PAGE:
Game Changer: A Race Read by Kaitlin Pace

Game Changer – an event, idea, or procedure that effects a significant shift in the current manner of doing or thinking about something.

Some of you may remember the last recap from my first trail race.  This one has slightly different tone.  Today I bring you “Game Changer” – the true story of a girl and the trail race that would change her running life forever.  Or something cheesy like that.  Just go with me on this one.

How It Got Started:

Back in October, a friend set up a Facebook group to encourage people to check out the Moab Red Hot 33k/55k.  Most of the group were on the fence about signing up, but I knew Dan + Julia already had and since I was still coming off a high from the PC North Face Challenge, that was enough for me to fork over the $100+ and register for the 33k.  

Training:

1

My friends are SUPER funny.  Thankfully someone else stepped in and offered to write me a modified training plan based off of what he used for a 50k last year.

I followed this plan more probably closely than any other training.  This was going to be my longest race in general since Fall ’14 and my longest race/run on trails by far.  I practiced running long and slow and got in almost every mile while climbing as much elevation as possible.  My biggest goal was just to get both physically and mentally prepared for the beat down I knew this race would give me.

33k Trail Goals:

  1. Time Goal of 4:30:00
  2. Make it to the finish line before Dan (he was running the 55k, they also started 30 minutes earlier so it was going to be close)
  3. Finish before my GPS watch battery died (approx. 4:00 hours)

Race Stuff:

About a week before the race an email went out with an update about the course.  It had snowed more and there had been less thawing than there had been in years so they were anticipating some rougher terrain than usual.  Awesome!

I started getting really nervous on Thursday night.  Up until that point I had managed to convince myself that Moab would be another long run, just in a really cool and new place.  But race anxiety always sets in and I worry about being slow and being disappointed in myself.  I knew my nerves would peak at the sound of the race gun and I just hoped that I’d be able to calm down as I started on the course.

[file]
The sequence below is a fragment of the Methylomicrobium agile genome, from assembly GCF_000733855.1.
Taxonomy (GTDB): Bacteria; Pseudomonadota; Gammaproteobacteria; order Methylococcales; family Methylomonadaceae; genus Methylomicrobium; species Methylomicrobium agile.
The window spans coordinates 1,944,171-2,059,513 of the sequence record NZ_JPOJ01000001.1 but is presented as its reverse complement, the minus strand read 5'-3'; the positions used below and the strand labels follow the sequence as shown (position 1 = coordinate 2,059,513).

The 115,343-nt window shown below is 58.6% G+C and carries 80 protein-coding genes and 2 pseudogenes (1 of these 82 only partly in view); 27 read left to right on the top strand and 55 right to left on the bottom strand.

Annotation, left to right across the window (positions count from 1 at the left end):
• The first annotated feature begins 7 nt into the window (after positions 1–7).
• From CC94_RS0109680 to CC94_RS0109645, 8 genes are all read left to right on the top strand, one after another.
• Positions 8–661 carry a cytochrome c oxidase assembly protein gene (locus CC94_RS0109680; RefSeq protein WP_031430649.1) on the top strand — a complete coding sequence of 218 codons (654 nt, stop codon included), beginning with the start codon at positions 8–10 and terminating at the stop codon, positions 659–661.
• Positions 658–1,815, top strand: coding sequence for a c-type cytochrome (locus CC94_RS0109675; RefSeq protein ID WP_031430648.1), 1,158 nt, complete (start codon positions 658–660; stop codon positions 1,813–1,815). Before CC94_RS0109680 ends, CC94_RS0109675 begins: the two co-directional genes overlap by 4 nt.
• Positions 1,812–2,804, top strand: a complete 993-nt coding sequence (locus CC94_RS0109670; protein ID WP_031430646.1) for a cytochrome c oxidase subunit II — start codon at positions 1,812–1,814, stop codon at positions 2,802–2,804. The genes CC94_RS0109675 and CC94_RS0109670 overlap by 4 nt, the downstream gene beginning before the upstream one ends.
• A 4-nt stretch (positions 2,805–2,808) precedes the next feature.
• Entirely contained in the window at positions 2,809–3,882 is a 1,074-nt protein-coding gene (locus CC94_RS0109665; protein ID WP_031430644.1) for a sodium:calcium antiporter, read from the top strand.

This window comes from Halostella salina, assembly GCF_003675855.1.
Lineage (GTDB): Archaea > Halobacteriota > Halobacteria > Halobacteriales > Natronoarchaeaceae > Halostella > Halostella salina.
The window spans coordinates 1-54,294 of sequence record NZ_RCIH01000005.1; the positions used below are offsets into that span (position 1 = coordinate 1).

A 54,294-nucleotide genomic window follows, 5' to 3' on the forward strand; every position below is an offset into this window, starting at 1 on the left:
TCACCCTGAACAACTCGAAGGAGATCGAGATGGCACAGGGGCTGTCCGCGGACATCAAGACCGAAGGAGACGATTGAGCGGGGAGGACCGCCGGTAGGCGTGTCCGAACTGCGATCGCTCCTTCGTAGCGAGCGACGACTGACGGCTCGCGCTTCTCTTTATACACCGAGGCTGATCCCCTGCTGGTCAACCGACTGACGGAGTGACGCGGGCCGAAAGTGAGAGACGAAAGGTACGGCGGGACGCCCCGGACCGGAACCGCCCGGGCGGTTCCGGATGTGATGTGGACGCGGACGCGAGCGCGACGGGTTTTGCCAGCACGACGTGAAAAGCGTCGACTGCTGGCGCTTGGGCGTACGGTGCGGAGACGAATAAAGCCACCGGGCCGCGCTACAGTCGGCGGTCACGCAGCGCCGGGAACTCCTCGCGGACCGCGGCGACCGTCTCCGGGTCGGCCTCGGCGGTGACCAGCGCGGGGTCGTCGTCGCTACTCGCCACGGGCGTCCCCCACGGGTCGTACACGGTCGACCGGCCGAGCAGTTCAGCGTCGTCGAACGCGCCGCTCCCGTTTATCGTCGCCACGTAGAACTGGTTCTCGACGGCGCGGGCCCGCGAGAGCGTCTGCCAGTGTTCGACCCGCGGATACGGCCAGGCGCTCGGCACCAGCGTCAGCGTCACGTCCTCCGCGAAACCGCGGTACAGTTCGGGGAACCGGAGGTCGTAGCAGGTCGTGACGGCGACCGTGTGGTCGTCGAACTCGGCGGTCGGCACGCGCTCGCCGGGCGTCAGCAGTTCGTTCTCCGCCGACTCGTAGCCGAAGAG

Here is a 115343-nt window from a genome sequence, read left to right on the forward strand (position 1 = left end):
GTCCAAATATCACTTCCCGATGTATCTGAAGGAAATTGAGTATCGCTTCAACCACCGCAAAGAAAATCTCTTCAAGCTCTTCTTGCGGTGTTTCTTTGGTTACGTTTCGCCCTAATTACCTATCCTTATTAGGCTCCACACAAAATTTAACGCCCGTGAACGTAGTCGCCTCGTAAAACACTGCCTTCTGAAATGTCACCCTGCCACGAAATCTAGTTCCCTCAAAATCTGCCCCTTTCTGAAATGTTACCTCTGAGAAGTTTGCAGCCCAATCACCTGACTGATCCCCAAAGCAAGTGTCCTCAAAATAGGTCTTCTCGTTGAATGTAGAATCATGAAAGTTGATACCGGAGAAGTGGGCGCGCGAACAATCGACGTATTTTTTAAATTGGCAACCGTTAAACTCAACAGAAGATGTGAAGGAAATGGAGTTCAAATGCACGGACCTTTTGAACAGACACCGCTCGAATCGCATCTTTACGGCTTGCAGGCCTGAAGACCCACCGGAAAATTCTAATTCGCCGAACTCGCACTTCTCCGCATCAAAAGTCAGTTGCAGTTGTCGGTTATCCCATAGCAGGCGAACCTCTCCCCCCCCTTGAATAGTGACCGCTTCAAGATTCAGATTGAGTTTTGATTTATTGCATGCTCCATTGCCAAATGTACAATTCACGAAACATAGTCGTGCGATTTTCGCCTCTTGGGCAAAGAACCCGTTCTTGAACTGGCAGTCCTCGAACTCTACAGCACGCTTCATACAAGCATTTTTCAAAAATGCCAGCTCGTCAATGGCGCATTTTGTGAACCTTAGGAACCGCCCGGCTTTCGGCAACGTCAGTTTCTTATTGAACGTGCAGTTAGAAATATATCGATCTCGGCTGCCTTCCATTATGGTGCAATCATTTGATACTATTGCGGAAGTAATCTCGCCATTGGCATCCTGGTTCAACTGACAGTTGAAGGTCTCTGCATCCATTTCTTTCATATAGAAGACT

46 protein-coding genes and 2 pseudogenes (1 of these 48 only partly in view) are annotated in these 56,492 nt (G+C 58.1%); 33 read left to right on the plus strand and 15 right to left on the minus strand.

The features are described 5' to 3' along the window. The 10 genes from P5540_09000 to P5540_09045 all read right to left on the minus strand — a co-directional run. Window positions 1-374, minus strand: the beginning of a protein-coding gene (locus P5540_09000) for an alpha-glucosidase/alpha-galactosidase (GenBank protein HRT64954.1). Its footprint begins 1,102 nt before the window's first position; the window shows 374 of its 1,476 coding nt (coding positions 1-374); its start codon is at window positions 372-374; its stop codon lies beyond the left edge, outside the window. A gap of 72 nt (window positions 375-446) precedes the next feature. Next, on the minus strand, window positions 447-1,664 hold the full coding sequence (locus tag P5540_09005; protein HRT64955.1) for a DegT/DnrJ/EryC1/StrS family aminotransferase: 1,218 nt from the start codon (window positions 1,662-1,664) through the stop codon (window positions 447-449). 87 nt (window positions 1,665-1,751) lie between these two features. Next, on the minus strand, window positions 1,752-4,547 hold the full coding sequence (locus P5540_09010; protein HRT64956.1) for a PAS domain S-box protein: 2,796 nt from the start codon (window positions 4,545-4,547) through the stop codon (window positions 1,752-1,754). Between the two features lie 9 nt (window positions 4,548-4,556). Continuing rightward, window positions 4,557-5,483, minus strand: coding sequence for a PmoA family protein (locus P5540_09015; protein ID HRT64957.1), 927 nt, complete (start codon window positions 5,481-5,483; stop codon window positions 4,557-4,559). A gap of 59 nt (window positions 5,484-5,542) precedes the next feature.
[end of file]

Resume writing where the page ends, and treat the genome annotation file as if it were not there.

The Race Director didn’t have much better news for us on the course when arrived for the start.  Statements we heard at the Pre-Race Meeting (and my coinciding thoughts):
“…Running on snow + ice, at times snow may be ankle deep.” (No.)

“The jeeps were able to get winched up the waterfall after all.” (Um, OK…)

“The finish section will be a Junk Show.” (What the hell is a “junk show?!”)

“Don’t get injured between aid stations 2 and 3 because we won’t be able to save you and you’ll have to be airlifted out.” (Dear. God…)

Needless to say, I did not have high expectations after this.  I prepared to drop my goals and focus on just finishing without injuring myself.

We lined up and the second the gun went off, I tried to quiet my anxieties and focus on just getting comfortable.  The first mile was uphill and indeed snow packed, but I was more than prepared after running many sunless trails in the Boulder woods.  Miles 2-5 were quick, probably faster than they should’ve been but I was already feeling good.  “You’re prepared, you can do this!” I kept telling myself.